The challenge of energy projects is all the different stakeholders that participate in these projects. They don’t happen unless all people involved in the local community, from the landowners, to the county, to the state, to the agencies, come together, work together, and collaborate. And one case on a wind project in Wyoming, we encountered a little bit of a different stakeholder in that we had to work with the local Indian group. In which case, we were up on a mountaintop, and they found some wheels, some Indian artifacts on this mountain, and it was determined that the Indians should be able to conduct their vision quests up in the middle of this wind project.
So, in order for the wind project to be successfully developed, there had to be a co-operative agreement entered into with these tribal groups so that at certain periods of time, they would be able to access the property. There was one access point, and the interesting thing was that the landowners in the project had to agree to enter into these easement agreements with these tribal councils in order to provide for this access. So, we were the key negotiator and liaison between the landowners and the Indian tribes, to be able to reach a successful resolution on that agreement so that they would be able to access the property without it interfering with the agriculture use in the grazing and the other uses of the property, in order for the project to be developed and financed.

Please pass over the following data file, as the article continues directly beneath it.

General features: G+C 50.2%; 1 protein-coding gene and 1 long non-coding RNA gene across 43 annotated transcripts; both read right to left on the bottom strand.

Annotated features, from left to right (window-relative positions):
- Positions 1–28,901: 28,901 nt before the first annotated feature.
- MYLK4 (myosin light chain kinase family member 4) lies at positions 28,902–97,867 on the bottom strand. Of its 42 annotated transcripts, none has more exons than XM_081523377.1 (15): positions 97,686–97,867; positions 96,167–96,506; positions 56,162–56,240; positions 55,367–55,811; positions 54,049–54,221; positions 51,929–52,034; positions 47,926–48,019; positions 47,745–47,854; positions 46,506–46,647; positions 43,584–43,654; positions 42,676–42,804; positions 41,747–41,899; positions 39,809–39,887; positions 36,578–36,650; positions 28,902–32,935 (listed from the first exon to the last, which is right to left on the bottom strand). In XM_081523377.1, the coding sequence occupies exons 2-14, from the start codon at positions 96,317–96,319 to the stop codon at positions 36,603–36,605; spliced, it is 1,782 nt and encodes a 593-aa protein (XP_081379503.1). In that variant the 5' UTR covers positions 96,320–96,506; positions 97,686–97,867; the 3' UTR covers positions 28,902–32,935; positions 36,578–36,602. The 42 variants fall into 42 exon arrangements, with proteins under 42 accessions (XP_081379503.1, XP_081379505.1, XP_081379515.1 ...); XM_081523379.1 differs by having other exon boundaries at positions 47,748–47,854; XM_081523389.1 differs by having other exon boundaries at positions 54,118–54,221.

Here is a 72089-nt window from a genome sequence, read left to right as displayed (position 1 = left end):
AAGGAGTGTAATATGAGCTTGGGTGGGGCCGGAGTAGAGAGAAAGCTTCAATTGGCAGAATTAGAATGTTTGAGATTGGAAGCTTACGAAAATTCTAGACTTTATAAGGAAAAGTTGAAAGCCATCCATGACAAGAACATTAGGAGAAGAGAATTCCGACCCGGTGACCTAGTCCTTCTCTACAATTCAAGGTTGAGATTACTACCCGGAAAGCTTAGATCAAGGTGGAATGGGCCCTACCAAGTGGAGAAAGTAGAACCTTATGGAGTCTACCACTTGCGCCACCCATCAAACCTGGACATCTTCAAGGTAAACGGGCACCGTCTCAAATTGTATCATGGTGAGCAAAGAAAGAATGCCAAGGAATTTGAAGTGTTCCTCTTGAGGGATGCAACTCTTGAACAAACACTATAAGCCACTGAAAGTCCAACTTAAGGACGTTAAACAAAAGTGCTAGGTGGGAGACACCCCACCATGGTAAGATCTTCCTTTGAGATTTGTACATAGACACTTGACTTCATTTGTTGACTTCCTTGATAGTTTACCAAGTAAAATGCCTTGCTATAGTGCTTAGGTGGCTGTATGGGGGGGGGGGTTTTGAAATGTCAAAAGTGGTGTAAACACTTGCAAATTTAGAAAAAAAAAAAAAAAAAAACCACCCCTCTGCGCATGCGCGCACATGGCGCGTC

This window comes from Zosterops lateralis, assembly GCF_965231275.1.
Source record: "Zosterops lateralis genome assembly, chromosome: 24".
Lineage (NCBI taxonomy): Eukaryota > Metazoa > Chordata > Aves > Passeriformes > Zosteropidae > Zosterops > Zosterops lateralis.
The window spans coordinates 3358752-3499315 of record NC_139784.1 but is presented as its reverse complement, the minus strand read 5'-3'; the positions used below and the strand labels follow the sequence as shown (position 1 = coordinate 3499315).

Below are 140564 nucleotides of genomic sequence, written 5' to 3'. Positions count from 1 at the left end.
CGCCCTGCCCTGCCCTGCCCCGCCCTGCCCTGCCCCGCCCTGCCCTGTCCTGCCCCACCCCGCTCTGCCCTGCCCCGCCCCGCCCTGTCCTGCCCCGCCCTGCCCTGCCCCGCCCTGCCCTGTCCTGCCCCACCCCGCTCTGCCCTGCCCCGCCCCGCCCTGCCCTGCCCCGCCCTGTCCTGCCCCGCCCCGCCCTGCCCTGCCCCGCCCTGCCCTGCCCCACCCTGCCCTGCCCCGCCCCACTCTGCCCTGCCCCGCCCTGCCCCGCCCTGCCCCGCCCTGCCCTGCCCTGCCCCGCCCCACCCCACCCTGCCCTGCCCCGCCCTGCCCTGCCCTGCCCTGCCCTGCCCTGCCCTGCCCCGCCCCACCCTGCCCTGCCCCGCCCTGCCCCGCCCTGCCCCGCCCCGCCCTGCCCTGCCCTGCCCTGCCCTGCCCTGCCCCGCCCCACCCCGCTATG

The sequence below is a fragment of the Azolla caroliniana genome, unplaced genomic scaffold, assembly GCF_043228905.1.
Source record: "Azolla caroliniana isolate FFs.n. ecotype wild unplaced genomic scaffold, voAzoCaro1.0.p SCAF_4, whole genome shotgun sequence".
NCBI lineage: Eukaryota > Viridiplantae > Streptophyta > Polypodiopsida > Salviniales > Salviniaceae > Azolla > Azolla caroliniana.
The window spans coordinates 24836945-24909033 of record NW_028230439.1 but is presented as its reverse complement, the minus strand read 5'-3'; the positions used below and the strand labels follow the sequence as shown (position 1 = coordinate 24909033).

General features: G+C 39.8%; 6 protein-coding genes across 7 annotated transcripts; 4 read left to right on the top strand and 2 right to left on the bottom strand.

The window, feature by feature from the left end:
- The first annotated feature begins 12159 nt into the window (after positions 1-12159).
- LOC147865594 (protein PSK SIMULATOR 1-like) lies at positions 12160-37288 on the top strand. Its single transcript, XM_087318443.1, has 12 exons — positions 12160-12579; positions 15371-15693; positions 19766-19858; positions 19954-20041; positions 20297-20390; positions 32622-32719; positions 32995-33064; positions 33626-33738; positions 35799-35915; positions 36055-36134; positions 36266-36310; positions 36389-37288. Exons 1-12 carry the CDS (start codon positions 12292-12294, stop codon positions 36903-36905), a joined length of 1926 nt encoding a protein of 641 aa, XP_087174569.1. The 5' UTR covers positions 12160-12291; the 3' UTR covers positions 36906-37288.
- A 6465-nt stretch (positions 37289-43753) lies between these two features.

As a landowner, your business role will be to negotiate a contract for the lease of your land to a wind developer.